When plans for the High Line were first revealed it made quite an impression on the design community. The converted elevated rail line, long abandoned by New York City, was threatened by demolition until a group of activists fought for its revival and helped transform it into one of the most renowned public spaces in Manhattan. Now Queens, a borough with its own abandoned infrastructure is on its way to redeveloping the land for its own version of the High Line, to be known as the Queensway Cultural Gateway.
In late December, the Trust for Public Land announced that New York Governor Andrew Cuomo has awarded a $467,000 grant to the organization to begin a feasibility study on the 3.5 mile Long Island rail line. Early proposals reveal a new pedestrian and bike path, public green space and a cultural gateway that will celebrate Queens’ diversity in art, sculpture and food, serving the 250,000 residents that live in the neighborhoods along the route, which include Rego Park, Forest Hills, Richmond Hill, Ozone Park and Forest Park.
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Public space is vital for the health of urban communities. Queens, one of the most populous boroughs of New York City, has a substantial array of public parks and waterfront accessibility, as well as wildlife and nature preserves. The Rockaway Rail Line, the branch of the Long Island Rail Road that has been abandoned for over fifty years, provides the opportunity to continue this tradition and revitalize neighborhoods that are devoid of these kinds of spaces. The Queensway promises to bring an economic stimulus to the communities surrounding it. The draw of the original High Line proves just how powerful these kinds of projects can be.
Friends of the Queensway, an organization of citizens committed to transforming these 3.5 miles into a new park, believe that it will enhance the neighborhoods’ economic viability and help attract and retain business. The grant will provide the funding to conduct a yearlong study on the environmental, economic and engineering factors that will make the project possible.
Running alongside the Queensway project is a proposal via the Regional Rail Working Group to revitalize the line as part of the New York City subway system, providing a North-South connection between Rego Park and Ozone Park, and ultimately connecting Penn Station to Kennedy Airport through Queens. The proposal is costly but certainly has its advantages, particularly in the wake of Hurricane Sandy, which wreaked havoc on the train lines in Far Rockaway, making the area virtually inaccessible on public transportation in the weeks that followed the devastation As community board leaders and the Trust for Public Land debate on the best solution for this abandoned line, citizens must weigh the advantages of either scenario.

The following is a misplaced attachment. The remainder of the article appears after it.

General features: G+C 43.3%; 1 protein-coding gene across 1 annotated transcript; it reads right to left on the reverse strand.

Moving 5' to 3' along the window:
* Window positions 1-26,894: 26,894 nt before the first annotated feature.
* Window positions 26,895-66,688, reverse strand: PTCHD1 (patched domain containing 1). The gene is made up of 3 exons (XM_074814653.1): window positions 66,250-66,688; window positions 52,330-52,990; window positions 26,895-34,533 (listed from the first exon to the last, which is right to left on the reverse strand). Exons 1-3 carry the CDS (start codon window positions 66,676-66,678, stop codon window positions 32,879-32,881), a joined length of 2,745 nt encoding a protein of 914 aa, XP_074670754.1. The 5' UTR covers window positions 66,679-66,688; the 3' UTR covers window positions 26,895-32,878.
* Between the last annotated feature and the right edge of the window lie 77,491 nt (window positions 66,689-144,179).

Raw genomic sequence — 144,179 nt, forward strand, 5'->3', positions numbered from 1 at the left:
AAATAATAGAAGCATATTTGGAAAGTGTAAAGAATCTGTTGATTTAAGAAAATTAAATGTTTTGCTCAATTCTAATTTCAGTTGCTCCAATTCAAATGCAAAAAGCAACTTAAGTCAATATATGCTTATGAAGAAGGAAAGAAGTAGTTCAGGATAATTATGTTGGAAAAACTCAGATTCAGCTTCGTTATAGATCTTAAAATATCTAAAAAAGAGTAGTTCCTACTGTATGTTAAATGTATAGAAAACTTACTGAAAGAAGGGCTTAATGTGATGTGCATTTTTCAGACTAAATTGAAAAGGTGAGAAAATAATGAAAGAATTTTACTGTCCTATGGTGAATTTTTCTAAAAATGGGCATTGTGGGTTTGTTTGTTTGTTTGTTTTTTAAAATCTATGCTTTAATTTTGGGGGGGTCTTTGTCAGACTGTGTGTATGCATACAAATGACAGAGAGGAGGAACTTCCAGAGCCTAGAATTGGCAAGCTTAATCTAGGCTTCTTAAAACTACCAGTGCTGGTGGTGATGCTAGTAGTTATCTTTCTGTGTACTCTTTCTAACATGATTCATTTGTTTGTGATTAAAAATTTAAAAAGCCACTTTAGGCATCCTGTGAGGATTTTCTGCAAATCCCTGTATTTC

The Queensway has both elevated and grade level tracks, providing unique opportunities of interaction between the natural landscape and the abandoned infrastructure. Anyone who has walked the Highline can vouch for its thoughtful design of landscape architecture blended with the old tracks that run in seams along the elevated path. Several speculative designs are posted on TheQueensway.org that ultimately call for community input to re-imagine a public space that can be used in a variety of ways.
The present Rockaway Rail Branch has a variety of natural and man-made features. Rails embedded in the ground, overrun by trees and vegetation, abandoned and cracking concrete platforms, and steel guard rails all of which inspire myriad translations into usable public space. Its features vary between secluded and forested areas to wide open and expansive swathes of land that over uninterrupted views of nearby neighborhoods. The possibilities are exciting. Stay tuned as the Trust for Public Land and Friends of the Queensway pushes this project forward.
For more related news, check out Journey to the Center of New York: Can Design “Cure” Our Cities? for a comprehensive overview on New York’s most ambitious urban renewal projects: The High Line and Delancey Underground.